Photo courtesy of Crag Grabhorn @ Chalet Press

The Stone Monument

Also at the summit is a stone obelisk erected long ago by Boy Scout Troop 1 to commemorate their assistant scoutmaster Bartlett King. King had helped to establish the local troop, which is one of the claimants of first Boy Scout Troop in the U.S. He later fought and died in World War I and his troop members wanted to construct a memorial that his mother could see from her home on Marquette’s arch street.

Three Observation Decks

As we stood there, about 1,000 feet above sea level, I was impressed with how much work has been put into this viewing area. Three viewing platforms situated atop Sugarloaf Mountain offer three slightly different vantage points. The first observation deck faces southward toward Marquette and offers a view of the Superior Dome, the Upper Ore Dock and Presque Isle Park. The second deck faces northward toward Wetmore Landing and Little Presque Isle island. And the third platform faces westward and offers a great view of Hogsback Mountain.

After the Hike

After our hike we opted for a late lunch in downtown Marquette, but deciding where to eat was no easy task as Marquette County is filled with excellent dining options, not to mention being home to four of the thirteen Upper Peninsula Breweries.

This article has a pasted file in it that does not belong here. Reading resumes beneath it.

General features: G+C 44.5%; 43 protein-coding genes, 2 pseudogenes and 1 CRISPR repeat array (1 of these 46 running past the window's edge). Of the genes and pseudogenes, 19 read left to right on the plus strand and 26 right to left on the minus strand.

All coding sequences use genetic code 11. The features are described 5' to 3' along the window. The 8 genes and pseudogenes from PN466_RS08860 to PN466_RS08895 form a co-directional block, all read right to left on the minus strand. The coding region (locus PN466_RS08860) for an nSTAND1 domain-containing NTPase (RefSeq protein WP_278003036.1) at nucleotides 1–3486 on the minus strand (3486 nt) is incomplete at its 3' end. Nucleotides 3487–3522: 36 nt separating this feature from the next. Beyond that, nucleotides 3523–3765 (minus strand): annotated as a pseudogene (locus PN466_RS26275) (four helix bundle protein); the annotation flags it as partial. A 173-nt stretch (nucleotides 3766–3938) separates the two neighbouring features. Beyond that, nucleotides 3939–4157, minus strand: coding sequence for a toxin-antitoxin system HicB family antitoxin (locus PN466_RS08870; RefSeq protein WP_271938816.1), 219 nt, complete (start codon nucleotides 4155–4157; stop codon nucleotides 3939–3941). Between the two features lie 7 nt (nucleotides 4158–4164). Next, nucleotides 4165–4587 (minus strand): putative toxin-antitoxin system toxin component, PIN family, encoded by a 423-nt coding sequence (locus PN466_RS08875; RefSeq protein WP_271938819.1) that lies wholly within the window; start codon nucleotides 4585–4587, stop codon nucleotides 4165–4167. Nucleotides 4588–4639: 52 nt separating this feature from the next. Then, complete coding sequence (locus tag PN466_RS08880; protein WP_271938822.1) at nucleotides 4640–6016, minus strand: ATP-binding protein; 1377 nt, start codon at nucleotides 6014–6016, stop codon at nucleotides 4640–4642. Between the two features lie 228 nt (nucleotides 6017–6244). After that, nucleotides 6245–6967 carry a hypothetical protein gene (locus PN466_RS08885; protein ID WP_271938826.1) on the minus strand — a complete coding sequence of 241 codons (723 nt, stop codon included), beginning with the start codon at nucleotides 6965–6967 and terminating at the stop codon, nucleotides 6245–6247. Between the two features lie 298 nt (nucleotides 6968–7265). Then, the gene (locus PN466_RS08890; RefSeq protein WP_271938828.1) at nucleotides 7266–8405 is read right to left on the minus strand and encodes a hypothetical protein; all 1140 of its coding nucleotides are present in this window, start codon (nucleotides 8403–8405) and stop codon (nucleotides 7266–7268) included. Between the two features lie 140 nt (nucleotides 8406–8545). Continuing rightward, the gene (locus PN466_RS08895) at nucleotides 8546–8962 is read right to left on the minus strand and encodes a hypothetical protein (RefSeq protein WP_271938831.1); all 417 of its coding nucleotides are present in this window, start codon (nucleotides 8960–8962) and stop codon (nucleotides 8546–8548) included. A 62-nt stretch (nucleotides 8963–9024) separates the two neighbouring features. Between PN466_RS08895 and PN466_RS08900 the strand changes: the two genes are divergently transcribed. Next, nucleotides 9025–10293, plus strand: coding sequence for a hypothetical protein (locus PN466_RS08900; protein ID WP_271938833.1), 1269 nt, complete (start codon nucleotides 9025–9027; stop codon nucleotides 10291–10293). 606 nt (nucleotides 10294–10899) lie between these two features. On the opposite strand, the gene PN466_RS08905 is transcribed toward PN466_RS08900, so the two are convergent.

Getting There

Sugarloaf Mountain is located about six miles north of downtown Marquette on CR 550. Get there by taking Washington Street to Fourth Avenue. Turn north onto Fourth Ave., which becomes Presque Isle Ave and drive .4 miles to Hawley Street. At Hawley Street, turn west (left). Hawley becomes CR 550. Drive about 4.0 miles on Hawley Street/CR-550 to the parking area. A sign that reads “Sugarloaf Mountain” marks the parking area and is easily visible from CR 550.

Have you been to Sugarloaf Mountain? What did you think?

This blog post was written by Jesse Land on behalf of Travel Marquette Michigan. Marquette County is home to some of the best hiking, biking, motorcycling, beaches, breweries and restaurants in the Upper Peninsula. Learn more about beautiful Marquette County at www.travelmarquettemichigan.com.